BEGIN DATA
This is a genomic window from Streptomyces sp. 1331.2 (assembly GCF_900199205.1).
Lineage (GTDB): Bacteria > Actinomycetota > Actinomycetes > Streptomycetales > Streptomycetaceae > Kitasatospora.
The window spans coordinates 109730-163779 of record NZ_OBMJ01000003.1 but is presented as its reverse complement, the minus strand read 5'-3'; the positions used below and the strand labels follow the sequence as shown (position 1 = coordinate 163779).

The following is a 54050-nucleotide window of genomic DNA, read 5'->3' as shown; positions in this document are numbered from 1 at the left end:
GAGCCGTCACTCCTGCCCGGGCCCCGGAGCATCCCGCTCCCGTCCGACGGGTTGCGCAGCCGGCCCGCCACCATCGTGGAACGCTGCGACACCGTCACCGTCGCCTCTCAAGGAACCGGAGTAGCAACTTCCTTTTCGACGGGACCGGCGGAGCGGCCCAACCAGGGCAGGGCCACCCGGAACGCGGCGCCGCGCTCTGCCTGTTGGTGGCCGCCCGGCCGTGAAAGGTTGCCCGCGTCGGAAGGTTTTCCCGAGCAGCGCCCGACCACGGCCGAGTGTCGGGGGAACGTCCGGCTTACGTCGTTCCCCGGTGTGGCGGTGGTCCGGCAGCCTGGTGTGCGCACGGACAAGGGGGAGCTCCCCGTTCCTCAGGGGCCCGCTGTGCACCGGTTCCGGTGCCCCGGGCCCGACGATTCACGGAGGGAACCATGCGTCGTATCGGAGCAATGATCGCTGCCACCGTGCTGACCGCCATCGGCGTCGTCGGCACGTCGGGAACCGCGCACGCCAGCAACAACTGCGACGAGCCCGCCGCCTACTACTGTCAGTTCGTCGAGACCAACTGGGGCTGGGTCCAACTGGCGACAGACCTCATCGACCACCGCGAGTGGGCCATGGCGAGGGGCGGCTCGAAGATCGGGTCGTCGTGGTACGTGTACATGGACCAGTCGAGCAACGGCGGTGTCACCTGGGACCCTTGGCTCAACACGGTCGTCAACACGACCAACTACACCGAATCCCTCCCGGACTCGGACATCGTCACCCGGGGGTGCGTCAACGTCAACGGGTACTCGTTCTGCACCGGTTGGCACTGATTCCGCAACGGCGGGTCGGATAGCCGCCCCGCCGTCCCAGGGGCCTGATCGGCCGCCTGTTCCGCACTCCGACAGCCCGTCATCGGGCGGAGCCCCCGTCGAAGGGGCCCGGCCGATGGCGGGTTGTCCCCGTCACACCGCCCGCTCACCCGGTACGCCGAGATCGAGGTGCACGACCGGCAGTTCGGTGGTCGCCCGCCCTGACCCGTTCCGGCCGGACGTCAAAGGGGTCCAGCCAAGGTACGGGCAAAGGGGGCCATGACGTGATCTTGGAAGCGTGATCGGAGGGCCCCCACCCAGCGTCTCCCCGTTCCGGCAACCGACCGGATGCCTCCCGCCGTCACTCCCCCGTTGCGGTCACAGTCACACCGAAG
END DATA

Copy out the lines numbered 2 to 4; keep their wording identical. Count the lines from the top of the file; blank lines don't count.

Lineage (GTDB): Bacteria > Actinomycetota > Actinomycetes > Streptomycetales > Streptomycetaceae > Kitasatospora.
The window spans coordinates 109730-163779 of record NZ_OBMJ01000003.1 but is presented as its reverse complement, the minus strand read 5'-3'; the positions used below and the strand labels follow the sequence as shown (position 1 = coordinate 163779).

The following is a 54050-nucleotide window of genomic DNA, read 5'->3' as shown; positions in this document are numbered from 1 at the left end: